Objective: The aim was to assess whether bimakalim. an opener of ATP sensitive potassium channels, can reduce infarct size in swine myocardium.
Methods: Experiments were performed in open chest pigs subjected to a 60 min occlusion of a branch of the left anterior descending coronary artery and to 2 h reperfusion. Five groups of animals were studied. In seven animals bimakalim infusion (3 μg·kg-1 bolus over 5 min followed by 0.1 μg·kg-1·min-1) was started at 45 min of coronary occlusion and continued until 60 min of reperfusion (group A), while in seven other animals the bimakalim infusion was started 15 min before occlusion and also ended at 60 min of reperfusion (group B). In a further seven animals bimakalim infusion was started 15 min before coronary occlusion, but was stopped at the onset of ischaemia (group C). In the fourth group of animals (n = 7), a hydralazine infusion (0.2 mg·kg-1 over 15 min) was started 15 min before the occlusion and also terminated at the start of occlusion. The dose of hydralazine was chosen such that it lowered arterial pressure to the same extent as bimakalim. A fifth group of animals (n = 7) received the vehicle and served as controls. At the end of the protocol, infarct size (as percent of risk region) was determined by incubating myocardium with p-nitrobluetetrazolium. Regional myocardial oxygen consumption (MVO2) was calculated as the product of coronary blood flow (electromagnetic flowmeter) and the difference in the oxygen contents of the aorta and the interventricular vein accompanying the left anterior descending coronary artery. Regional wall function was quantified with ultrasonic crystals aligned to measure wall thickening (%δWT).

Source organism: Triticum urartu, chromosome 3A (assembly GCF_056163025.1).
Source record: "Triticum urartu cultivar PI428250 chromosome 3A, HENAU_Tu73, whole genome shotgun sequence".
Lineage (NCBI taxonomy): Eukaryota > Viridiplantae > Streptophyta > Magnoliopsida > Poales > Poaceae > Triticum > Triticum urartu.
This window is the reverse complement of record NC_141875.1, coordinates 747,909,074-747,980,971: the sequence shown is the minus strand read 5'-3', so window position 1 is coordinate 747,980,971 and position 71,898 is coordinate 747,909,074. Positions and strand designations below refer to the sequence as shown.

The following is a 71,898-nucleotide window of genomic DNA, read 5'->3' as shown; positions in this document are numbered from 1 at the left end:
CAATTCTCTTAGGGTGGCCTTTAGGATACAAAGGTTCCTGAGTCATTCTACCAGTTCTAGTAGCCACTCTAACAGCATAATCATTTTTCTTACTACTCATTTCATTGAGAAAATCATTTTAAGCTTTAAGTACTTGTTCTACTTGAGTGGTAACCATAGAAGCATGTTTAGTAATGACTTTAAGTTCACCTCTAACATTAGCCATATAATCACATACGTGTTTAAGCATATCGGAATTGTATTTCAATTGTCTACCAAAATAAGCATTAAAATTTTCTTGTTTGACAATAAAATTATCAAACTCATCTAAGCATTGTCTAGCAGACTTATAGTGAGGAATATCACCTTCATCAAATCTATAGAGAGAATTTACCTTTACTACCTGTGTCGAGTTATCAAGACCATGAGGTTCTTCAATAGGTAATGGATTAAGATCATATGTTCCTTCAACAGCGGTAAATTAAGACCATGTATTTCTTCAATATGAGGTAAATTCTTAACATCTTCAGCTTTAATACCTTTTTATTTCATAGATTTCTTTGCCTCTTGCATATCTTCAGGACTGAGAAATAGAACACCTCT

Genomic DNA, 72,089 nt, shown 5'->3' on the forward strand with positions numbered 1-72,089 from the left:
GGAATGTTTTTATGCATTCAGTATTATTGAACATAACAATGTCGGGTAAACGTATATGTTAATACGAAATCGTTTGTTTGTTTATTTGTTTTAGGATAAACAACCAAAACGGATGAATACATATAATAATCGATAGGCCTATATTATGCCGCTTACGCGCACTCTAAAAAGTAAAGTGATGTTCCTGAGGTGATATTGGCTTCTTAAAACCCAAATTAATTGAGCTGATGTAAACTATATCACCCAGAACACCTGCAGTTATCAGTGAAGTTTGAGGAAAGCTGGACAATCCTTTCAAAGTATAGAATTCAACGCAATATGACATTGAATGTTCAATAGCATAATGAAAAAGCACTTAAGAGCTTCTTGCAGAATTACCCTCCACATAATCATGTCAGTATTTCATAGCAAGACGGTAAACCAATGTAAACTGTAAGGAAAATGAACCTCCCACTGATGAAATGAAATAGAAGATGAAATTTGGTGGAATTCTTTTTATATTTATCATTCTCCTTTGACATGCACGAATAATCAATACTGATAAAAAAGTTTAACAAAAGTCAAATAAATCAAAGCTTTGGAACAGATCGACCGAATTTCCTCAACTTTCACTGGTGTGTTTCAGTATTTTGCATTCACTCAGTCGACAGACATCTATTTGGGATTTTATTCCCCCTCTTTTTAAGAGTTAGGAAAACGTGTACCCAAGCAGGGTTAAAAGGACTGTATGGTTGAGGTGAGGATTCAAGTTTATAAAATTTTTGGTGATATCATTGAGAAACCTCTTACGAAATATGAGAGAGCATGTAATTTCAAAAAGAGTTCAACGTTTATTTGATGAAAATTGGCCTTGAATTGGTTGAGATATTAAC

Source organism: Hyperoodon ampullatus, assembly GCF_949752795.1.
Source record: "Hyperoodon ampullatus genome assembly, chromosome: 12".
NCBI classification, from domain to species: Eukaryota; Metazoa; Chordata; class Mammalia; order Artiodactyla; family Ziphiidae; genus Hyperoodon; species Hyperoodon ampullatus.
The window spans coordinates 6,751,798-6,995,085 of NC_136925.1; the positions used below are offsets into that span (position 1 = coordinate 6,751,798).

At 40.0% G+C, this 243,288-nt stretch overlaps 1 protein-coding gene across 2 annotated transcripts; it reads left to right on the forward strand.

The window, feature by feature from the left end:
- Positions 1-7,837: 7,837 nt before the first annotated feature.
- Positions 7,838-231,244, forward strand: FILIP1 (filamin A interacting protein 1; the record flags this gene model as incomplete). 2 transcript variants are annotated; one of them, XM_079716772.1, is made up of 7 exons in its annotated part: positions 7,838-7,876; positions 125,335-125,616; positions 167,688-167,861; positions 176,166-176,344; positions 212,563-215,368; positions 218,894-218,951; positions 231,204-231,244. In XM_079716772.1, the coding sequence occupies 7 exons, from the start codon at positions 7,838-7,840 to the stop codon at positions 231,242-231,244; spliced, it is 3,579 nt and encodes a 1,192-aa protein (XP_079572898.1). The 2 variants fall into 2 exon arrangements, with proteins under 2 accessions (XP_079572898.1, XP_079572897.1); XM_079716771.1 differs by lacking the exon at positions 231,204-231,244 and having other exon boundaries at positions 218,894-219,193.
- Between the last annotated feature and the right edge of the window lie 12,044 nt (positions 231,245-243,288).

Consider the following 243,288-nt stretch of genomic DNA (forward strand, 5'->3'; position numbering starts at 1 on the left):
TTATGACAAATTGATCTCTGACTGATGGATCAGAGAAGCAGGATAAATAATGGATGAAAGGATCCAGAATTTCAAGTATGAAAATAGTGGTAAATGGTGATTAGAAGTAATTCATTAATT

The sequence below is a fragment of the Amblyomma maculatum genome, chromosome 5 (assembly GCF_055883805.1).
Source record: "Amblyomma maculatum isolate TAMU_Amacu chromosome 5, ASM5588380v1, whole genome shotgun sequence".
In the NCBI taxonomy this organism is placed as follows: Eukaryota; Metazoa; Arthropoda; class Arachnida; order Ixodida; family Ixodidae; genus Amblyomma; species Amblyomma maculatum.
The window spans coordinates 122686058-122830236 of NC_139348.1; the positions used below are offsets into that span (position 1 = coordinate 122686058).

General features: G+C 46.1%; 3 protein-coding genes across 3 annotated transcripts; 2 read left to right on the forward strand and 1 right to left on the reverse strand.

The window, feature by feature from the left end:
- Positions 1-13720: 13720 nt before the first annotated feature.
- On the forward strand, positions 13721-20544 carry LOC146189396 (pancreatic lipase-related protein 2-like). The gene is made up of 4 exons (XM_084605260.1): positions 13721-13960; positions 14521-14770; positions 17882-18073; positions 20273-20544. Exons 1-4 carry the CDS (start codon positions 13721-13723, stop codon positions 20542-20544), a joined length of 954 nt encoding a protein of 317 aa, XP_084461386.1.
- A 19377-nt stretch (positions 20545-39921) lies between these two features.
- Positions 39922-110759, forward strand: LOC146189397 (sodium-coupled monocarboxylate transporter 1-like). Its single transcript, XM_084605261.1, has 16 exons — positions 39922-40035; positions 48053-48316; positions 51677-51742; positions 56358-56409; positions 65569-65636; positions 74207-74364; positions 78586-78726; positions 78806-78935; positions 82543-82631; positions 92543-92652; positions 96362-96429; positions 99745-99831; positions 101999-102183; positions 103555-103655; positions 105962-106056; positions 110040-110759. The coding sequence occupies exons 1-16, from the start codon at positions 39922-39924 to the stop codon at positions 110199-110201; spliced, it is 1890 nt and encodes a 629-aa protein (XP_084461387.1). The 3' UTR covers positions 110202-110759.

Results: In all pigs in which bimakalim treatment was started prior to the 60 min coronary occlusion, infarct size was significantly reduced [B: 22.4(SEM 4.5)%; C: 35.3(6.6)%] compared with 60.4(5.2)% in pigs subjected to 60 min of ischaemia only (p<0.05): drug-induced potassium channel opening during reperfusion had no effect [A: 56.6(4.1)%]. Treatment with hydralazine did not reduce infarct size [59.4(4.3)%]. Neither drug altered %δWT; however, they reduced MVO2 by 36.5% in B, by 27.1% in C, and by 14.6% in the hydralazine group.
Conclusions: Bimakalim treatment prior to the onset of a 60 min coronary occlusion increases the tolerance of pig myocardium to ischaemia. The data are consistent with the hypothesis that bimakalim reduces infarct size by activation of cardiac ATP sensitive potassium channels and not through unloading of the heart because of its vasodilator effects.

Additional Metadata
Keywords ATP sensitive potassium channels, Bimakalim, Hydralazine, Infarct size, Myocardial lactate extraction, Myocardial oxygen consumption
Persistent URL dx.doi.org/10.1093/cvr/28.6.858, hdl.handle.net/1765/107253
Journal Cardiovascular Research
Citation
Rohmann, S.M, Weygandt, H. (Heinrich), Schelling, P, Soei, L.K, Becker, K.-H. (Karl-Heinz), Verdouw, P.D, … Häusler, G. (Günther). (1994). Effect of bimakalim (EMD 52692), an opener of ATP sensitive potassium channels, on infarct size, coronary blood flow, regional wall function, and oxygen consumption in swine. Cardiovascular Research, 28(6), 858–863. doi:10.1093/cvr/28.6.858